Gemma said: “I was in isolation in a special room with signs on the walls saying radioactive.

“A man came in with a test tube with a gold tablet in it. No one was allowed to touch the tablet as it was radioactive. I had to swallow the tablet straight away and couldn’t let it touch the sides of my mouth. No one was allowed in to the room and I wasn’t allowed out. Everything in the room including the toilet and even the tv remote control was covered in plastic and I had to drink lots of water to flush the radioactivity out of my body. All of the clothes I was wearing had to be destroyed.”

The next day doctors allowed Gemma to return home but with the strict instructions not to touch anyone. The side effects of the radioactive pill even put Gemma at risk of setting off security alarms in shops and airports for three months.

Gemma said: “I had to carry around a medical certificate to show the security guards when I set off the alarms in Asda.

“But the worst part was the first two weeks when I was in isolation in the house. I couldn’t touch anyone as they might have ended up radioactive.”

But it was worth it when in January a full body scan revealed the treatment had worked. In September Gemma and her sister Stephanie got tattoos on their left arms. Gemma’s tattoo says, “survivor” while Stephanie’s simply says, “believe.”  Both sisters know that this Christmas will be very different as Gemma can share all the celebrations she missed out in last year. And they’re proud to back Dryathlon.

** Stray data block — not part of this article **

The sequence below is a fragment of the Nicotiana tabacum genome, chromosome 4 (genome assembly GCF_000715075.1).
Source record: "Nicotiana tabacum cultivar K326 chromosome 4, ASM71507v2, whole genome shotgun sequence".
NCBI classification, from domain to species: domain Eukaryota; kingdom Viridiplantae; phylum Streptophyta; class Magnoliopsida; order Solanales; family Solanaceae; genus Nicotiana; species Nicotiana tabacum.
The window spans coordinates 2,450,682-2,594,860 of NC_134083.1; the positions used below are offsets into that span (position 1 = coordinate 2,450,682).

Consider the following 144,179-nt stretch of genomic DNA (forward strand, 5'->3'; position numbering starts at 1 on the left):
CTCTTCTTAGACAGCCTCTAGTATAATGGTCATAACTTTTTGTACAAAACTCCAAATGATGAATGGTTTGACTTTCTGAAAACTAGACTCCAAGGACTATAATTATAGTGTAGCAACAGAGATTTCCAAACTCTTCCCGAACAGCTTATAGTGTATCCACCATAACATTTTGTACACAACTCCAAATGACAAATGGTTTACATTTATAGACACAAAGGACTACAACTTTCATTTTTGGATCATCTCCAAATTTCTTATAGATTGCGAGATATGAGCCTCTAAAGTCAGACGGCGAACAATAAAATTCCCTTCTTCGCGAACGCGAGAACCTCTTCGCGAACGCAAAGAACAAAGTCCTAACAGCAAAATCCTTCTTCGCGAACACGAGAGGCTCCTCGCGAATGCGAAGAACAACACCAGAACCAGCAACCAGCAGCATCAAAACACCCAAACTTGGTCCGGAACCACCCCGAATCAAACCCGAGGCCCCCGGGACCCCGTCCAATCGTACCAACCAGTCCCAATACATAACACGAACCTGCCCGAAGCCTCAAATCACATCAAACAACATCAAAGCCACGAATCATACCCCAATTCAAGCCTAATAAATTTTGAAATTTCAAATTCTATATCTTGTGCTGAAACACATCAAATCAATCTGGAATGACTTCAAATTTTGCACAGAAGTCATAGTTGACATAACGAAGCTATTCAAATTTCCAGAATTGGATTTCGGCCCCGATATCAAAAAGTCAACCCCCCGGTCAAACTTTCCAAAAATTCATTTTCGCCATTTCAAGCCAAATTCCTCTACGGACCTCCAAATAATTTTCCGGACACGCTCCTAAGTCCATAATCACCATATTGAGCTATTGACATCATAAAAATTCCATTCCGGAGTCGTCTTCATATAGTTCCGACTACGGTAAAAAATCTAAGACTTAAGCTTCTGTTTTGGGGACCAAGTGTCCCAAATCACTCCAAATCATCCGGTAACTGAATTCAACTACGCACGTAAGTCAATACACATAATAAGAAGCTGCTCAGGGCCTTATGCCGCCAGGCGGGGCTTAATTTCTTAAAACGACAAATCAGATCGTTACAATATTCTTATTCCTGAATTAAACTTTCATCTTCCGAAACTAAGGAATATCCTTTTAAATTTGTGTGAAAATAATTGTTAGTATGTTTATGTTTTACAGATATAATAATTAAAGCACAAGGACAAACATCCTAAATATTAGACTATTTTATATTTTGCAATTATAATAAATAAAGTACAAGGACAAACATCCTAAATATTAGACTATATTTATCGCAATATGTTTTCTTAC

An impressive 6,068 people from across Scotland took on the Dryathlon 2015 challenge, raising a fantastic £605,159 for life-saving research. The charity is hoping that even more Scots will embrace the campaign in January 2016. Supporters can register to take part in Dryathlon as individuals or set up a team and get their friends, colleagues or relatives involved to motivate each other along the way.  And for those who find the one month challenge a bit daunting, there’s the ‘tipple tax’ which allows Dryathletes to donate a £20 penalty for each time they fall off the wagon.

 

Lisa Adams, Cancer Research UK spokeswoman in Scotland, said: “We hope Gemma will inspire Scots to sign up.

 

“Despite what people might think – going dry doesn’t need to be dull. We’re challenging people to embrace a month with one less sin by giving up the sauce, not their social life. There are still plenty of fun ways to enjoy 31 hangover-free days. It may be the height of the party season, but we’re urging people to sign up now so they’re ready and raring to go on January 1. So that’s why I’m calling on men and women across Scotland to put down their pints, wave goodbye to their wine and take on Dryathlon for one month to help bring forward the day when all cancers are cured.”

 

One in two people in the UK will be diagnosed with cancer at some stage in their lives, but the good news is more people are surviving the disease now than ever before. Survival has doubled since the early 1970s. Since it launched in 2013, over 170,000 people have taken part in Dryathlon across the UK and helped raise a fantastic £17 million to help beat cancer sooner.

 

To sign up now and take on Dryathlon in January, visit www.dryathlon.org[/vc_column_text][/vc_column][/vc_row]